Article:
Rock festival faces wildlife worries

PROPOSALS for a rock festival have come under fire over concerns the tranquillity of a wildlife reserve - opened by naturalist David Bellamy - will be shattered by loud music.

PROPOSALS for a rock festival have come under fire over concerns the tranquillity of a wildlife reserve - opened by naturalist David Bellamy - will be shattered by loud music.

Great Cornard Upper School and Technology College pupils first came up with the idea for a festival to be hosted in Great Cornard Country Park near Sudbury.

The idea has been backed by Great Cornard Parish Council but fears have been voiced that the park's rare nesting birds and delicate habitats could be damaged.

Mike Foley, headteacher at the upper school, said: “We went to the parish council with some ideas about what we could do.

“The students had said it would be a great idea but we needed the backing of the parish council. The idea is still in its very early stages.”

In giving their backing to the concert idea, the council agreed it was important to resolve issues surrounding the impact on the wildlife and crowd control.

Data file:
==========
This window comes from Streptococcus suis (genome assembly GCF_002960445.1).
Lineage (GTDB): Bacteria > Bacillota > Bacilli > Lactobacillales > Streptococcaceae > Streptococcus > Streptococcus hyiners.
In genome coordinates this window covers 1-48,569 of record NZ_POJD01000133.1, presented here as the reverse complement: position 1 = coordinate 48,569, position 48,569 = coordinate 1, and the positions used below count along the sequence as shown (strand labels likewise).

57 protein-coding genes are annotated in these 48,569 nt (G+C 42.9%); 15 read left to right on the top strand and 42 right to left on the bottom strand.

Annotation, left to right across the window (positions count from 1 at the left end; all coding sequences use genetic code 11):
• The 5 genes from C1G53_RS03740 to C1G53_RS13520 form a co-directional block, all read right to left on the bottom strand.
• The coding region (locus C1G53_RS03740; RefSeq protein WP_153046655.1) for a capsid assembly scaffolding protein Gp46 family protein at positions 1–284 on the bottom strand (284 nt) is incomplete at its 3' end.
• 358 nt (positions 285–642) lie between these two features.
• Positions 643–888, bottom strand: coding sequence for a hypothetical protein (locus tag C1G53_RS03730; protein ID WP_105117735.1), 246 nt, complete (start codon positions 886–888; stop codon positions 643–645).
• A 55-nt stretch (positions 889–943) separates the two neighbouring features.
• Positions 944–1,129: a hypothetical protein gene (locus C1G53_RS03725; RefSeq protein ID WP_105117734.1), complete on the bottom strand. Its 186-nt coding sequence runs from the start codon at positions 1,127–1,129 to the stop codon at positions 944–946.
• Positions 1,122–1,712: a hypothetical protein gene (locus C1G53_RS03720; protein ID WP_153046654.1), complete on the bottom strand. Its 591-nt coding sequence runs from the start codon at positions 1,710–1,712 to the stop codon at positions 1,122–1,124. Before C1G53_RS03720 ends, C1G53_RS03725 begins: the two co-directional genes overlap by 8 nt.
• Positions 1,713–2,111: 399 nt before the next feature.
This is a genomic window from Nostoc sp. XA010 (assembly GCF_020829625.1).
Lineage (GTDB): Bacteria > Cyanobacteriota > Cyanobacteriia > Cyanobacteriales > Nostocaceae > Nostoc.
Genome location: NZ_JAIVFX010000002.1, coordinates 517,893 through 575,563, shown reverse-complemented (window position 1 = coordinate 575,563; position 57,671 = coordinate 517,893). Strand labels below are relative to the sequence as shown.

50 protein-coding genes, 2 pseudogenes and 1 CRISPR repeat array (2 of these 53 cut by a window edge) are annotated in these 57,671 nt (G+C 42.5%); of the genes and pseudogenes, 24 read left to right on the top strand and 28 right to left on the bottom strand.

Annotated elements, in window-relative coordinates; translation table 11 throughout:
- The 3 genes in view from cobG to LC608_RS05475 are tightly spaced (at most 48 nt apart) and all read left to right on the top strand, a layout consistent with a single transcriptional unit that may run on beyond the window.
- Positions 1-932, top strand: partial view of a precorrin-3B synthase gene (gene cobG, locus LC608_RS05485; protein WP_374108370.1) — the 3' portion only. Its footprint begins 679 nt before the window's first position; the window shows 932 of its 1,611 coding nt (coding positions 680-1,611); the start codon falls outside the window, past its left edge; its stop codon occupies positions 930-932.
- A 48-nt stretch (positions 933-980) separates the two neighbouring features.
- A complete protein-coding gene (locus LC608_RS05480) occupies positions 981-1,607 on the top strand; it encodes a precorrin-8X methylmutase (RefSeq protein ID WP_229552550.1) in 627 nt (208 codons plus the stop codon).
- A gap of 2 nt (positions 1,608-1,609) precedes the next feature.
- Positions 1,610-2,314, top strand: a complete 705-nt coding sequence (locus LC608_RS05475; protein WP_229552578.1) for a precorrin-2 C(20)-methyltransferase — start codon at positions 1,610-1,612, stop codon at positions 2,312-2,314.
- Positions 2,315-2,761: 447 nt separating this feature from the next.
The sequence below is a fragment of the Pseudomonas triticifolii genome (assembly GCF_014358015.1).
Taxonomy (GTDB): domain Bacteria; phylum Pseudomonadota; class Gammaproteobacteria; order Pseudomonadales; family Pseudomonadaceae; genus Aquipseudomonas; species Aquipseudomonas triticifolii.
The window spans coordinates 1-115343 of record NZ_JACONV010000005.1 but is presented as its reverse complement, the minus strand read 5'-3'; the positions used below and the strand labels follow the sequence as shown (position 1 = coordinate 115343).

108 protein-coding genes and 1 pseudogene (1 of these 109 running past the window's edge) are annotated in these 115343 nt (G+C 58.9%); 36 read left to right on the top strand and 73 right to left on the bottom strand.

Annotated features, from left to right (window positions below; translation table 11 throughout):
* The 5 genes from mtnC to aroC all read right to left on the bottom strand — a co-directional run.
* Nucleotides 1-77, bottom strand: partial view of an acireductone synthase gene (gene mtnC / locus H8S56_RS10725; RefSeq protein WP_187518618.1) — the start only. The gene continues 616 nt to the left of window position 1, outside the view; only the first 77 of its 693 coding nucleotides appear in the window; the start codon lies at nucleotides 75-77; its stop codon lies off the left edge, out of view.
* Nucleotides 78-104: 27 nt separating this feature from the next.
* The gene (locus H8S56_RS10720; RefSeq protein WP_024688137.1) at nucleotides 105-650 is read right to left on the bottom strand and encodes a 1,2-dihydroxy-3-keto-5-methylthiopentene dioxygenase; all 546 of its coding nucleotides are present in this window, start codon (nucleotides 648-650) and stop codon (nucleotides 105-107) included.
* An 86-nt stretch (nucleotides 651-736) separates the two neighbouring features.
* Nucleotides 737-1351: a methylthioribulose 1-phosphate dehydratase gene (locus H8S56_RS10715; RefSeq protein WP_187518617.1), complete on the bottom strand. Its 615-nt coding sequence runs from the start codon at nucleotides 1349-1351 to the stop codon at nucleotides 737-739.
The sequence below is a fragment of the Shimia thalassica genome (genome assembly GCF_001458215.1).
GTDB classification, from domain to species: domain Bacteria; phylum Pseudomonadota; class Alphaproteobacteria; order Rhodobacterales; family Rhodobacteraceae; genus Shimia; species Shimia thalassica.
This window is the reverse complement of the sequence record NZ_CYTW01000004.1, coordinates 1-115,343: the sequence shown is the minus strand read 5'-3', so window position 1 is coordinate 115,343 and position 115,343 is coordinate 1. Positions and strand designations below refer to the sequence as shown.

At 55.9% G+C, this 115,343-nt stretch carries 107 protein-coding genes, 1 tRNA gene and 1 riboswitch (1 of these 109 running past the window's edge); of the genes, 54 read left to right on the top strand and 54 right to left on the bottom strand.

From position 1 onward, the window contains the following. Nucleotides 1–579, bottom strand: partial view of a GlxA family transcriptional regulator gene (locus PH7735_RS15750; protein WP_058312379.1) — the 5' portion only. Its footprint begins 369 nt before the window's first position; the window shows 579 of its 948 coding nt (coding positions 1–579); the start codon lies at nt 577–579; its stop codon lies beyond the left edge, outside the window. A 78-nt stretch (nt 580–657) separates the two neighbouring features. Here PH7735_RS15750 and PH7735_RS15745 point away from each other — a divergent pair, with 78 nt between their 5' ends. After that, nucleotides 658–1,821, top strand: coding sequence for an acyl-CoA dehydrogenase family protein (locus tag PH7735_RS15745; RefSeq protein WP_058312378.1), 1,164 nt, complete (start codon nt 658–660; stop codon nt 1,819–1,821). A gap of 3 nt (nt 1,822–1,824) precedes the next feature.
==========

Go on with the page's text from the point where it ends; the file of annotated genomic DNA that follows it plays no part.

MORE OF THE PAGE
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Peter Beer, parish council chairman, said: “The concert will be up by allotments so it would be in an open area away from the natural habitats so I don't think there will be a problem.

“But the project is still in the very early stages and they need a licence from Babergh District Council.”

However, Deborah Ping of Wells Hall Road, Great Cornard, who volunteers in the park conducting nature surveys, said the school's own playing fields would be a better location.

She said: “I am not opposed to the idea of a rock festival, just to the idea of it being in the country park.

“There is a lot of wildlife there and an event like this will come into conflict with the habitats.

“A rock concert would be direct conflict with nesting birds, including endangered species, as well as badgers and lizards, which have been relocated to special habitats around the allotments from the nearby housing developments.

“It is also the most sensitive time of the year. Disturbance and trampling would be inevitable and I urge the organisers to find a more suitable venue.”